Reflection Riding Arboretum and Nature Center is leading a local fight against invasive species through an effort to rid the nature center of privet, honeysuckle and other plants to allow native varieties to grow.
The endeavor started more than a year ago when the center hired a group to clear out about 15 acres where the invasive plants were thickest.
Now, volunteers are helping clear privet from the other 302 acres, and they are being asked to take home and apply the lessons they learned.
"Biodiversity is what we're aiming for," nature center President Mark McKnight said. "We are 317 acres in the middle of a rapidly growing area. It's an area losing biodiversity. There's tangible evidence on the ground of species we are losing. We are committed and fighting for species to have a place where they can thrive."
Nonnative plants were brought to the U.S. for a variety of reasons. Some, such as privet, were brought over purposefully because they grow quickly. Other seedlings have attached themselves to shipments during international trade.
The plants, which aren't necessarily invasive in their home countries, have no natural competition and out-compete other plants for resources.
And it works both ways.
Some plant species that are protected in the U.S. are taken overseas and become invasive.
The plants poach light, water and nutrients from native plants. Privet grows leaves earlier in the year than native species and keeps leaves longer. The leaves create a canopy and block native plants from growing, which is important for the entire ecosystem. The nature center teaches visitors the health of an ecosystem starts in the ground. Plants provide food and shelter for insects, which provide food for birds and other species.
Volunteers — families, office groups, day camps or just individuals looking to help — meet at the nature center property with nature center invasive species specialist Byron Brooks to go into the woods and start clearing the plants. Brooks has been working with groups for several months and still believes there's months of work ahead.
On Wednesday, a group of about 16 kids, ages 11-13, came from a Tennessee Aquarium day camp.
They excitedly grabbed tools and headed off into the woods for a morning of weed pulling. Several in the group used big uprooters, a tool that clamps plants and pulls them out of the ground. Others carried the plants to a growing pile where peers were waiting with pruning shears to break them into smaller pieces. Stacks of privet and honeysuckle — taller than the tallest adult assisting — towered nearby.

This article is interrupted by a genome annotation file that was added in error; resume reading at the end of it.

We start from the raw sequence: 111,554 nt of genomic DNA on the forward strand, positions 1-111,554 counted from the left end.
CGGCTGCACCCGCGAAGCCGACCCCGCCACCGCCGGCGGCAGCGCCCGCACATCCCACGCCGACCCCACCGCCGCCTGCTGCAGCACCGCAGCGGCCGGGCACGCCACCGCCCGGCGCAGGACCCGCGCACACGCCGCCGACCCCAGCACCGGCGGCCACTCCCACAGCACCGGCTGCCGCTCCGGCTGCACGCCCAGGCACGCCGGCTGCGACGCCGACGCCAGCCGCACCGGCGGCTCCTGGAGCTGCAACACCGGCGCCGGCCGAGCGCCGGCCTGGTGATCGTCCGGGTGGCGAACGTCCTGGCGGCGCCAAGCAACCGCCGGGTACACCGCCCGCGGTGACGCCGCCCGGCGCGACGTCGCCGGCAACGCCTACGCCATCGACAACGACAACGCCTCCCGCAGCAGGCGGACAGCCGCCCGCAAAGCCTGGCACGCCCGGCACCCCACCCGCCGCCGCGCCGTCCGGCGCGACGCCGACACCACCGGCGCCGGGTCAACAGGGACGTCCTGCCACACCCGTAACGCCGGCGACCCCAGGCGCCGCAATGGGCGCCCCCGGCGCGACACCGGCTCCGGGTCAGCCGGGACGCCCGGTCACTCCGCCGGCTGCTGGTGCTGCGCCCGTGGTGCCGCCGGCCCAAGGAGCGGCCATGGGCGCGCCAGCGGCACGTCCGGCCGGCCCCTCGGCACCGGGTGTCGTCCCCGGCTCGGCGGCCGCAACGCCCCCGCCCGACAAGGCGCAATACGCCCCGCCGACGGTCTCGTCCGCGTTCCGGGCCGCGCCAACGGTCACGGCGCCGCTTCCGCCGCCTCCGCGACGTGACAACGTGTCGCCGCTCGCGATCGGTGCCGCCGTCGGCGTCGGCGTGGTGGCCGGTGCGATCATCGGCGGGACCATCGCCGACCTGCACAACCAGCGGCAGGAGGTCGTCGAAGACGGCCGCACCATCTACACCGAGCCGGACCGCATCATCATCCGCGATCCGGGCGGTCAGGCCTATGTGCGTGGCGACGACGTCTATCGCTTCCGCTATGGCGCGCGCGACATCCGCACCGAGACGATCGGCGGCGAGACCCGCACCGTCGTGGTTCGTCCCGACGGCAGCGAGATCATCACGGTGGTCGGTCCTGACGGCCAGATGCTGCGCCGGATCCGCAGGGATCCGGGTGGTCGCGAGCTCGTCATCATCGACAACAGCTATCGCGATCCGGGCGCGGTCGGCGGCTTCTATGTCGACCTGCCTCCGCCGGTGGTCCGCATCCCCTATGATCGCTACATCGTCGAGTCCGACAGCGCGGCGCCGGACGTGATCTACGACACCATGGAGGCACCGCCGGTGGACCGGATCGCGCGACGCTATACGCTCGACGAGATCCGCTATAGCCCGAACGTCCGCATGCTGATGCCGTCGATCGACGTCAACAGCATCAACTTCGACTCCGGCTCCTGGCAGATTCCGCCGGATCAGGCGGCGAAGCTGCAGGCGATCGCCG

"This is surprisingly fun," one girl shouted. "When I thought about it, I didn't think it would be, but it is."
The aquarium day camp meets five days a week. Older kids spend two days each week at the aquarium and three days in the community. Wednesday was a trip to Reflection Riding before swimming at a blue hole. Thursday was ziplining and a stream study on the Ocoee River.
"I thought this would be a good way to give them another angle to conservation and a way to give something back," aquarium educator Betsy Bowden said. "This is a different way for them to learn outside of the water education [they do at the aquarium.] The kids have a blast."
Once the invasive plants have been removed, a group of mainly retirees gathers once a week to work on the next step of the process: taking care of the native plants.
The nature center has a greenhouse and a hoop house containing thousands of plants. The group assembles each Tuesday around a tall, wooden table with a mound of dirt. They mingle and move the plants to bigger pots as they grow. Meanwhile, nature center horticulturists move through the area regularly watering, monitoring and maintaining the plant population.
"There's a lot that goes into it," director of horticulture John Evans said. "We don't just sit around and watch them grow."
McKnight, Brooks and Evans hope their visitors learn while helping. Much of what the nature center does is about education. They want adults to use the lessons in their own yards or kids to go home and talk to their families about using native plants and getting rid of invasive species.
The nature center hosts a native plant sale each spring. It will also host an invasive plant workshop this Saturday from 9 a.m.-12 p.m., costing $35. Registration is available on the Reflection Riding website.